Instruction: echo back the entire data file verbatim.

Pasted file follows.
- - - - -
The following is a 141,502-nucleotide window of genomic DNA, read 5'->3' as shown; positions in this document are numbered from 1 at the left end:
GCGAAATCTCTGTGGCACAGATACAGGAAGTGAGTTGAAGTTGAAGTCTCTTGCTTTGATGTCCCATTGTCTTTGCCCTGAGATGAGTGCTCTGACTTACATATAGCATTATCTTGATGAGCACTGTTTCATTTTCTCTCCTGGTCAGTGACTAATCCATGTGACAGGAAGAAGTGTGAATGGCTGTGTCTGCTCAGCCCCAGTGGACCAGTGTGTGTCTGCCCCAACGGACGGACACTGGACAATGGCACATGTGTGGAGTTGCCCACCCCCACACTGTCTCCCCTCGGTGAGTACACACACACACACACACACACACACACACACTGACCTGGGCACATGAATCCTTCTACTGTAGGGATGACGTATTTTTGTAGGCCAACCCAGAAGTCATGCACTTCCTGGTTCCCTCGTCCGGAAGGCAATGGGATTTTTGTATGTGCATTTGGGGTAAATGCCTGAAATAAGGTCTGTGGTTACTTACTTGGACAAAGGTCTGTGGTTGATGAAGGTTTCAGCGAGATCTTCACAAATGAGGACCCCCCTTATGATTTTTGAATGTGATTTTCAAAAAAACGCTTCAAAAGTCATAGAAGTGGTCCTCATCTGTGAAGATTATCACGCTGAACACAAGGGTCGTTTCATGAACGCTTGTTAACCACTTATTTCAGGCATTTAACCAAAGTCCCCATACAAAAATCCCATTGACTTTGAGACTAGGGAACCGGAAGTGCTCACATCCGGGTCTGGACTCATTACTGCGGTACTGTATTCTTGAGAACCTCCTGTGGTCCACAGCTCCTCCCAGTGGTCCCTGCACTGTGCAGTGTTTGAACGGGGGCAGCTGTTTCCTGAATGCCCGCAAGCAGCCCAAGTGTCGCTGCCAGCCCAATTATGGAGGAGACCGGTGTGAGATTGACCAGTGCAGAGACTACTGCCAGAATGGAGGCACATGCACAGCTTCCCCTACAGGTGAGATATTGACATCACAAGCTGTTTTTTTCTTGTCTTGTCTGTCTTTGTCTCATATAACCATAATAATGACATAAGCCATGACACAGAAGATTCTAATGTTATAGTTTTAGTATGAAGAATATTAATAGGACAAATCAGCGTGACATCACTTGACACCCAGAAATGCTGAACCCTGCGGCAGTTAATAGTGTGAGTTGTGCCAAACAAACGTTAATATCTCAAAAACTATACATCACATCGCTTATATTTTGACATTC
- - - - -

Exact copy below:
The following is a 141,502-nucleotide window of genomic DNA, read 5'->3' as shown; positions in this document are numbered from 1 at the left end:
GCGAAATCTCTGTGGCACAGATACAGGAAGTGAGTTGAAGTTGAAGTCTCTTGCTTTGATGTCCCATTGTCTTTGCCCTGAGATGAGTGCTCTGACTTACATATAGCATTATCTTGATGAGCACTGTTTCATTTTCTCTCCTGGTCAGTGACTAATCCATGTGACAGGAAGAAGTGTGAATGGCTGTGTCTGCTCAGCCCCAGTGGACCAGTGTGTGTCTGCCCCAACGGACGGACACTGGACAATGGCACATGTGTGGAGTTGCCCACCCCCACACTGTCTCCCCTCGGTGAGTACACACACACACACACACACACACACACACACTGACCTGGGCACATGAATCCTTCTACTGTAGGGATGACGTATTTTTGTAGGCCAACCCAGAAGTCATGCACTTCCTGGTTCCCTCGTCCGGAAGGCAATGGGATTTTTGTATGTGCATTTGGGGTAAATGCCTGAAATAAGGTCTGTGGTTACTTACTTGGACAAAGGTCTGTGGTTGATGAAGGTTTCAGCGAGATCTTCACAAATGAGGACCCCCCTTATGATTTTTGAATGTGATTTTCAAAAAAACGCTTCAAAAGTCATAGAAGTGGTCCTCATCTGTGAAGATTATCACGCTGAACACAAGGGTCGTTTCATGAACGCTTGTTAACCACTTATTTCAGGCATTTAACCAAAGTCCCCATACAAAAATCCCATTGACTTTGAGACTAGGGAACCGGAAGTGCTCACATCCGGGTCTGGACTCATTACTGCGGTACTGTATTCTTGAGAACCTCCTGTGGTCCACAGCTCCTCCCAGTGGTCCCTGCACTGTGCAGTGTTTGAACGGGGGCAGCTGTTTCCTGAATGCCCGCAAGCAGCCCAAGTGTCGCTGCCAGCCCAATTATGGAGGAGACCGGTGTGAGATTGACCAGTGCAGAGACTACTGCCAGAATGGAGGCACATGCACAGCTTCCCCTACAGGTGAGATATTGACATCACAAGCTGTTTTTTTCTTGTCTTGTCTGTCTTTGTCTCATATAACCATAATAATGACATAAGCCATGACACAGAAGATTCTAATGTTATAGTTTTAGTATGAAGAATATTAATAGGACAAATCAGCGTGACATCACTTGACACCCAGAAATGCTGAACCCTGCGGCAGTTAATAGTGTGAGTTGTGCCAAACAAACGTTAATATCTCAAAAACTATACATCACATCGCTTATATTTTGACATTC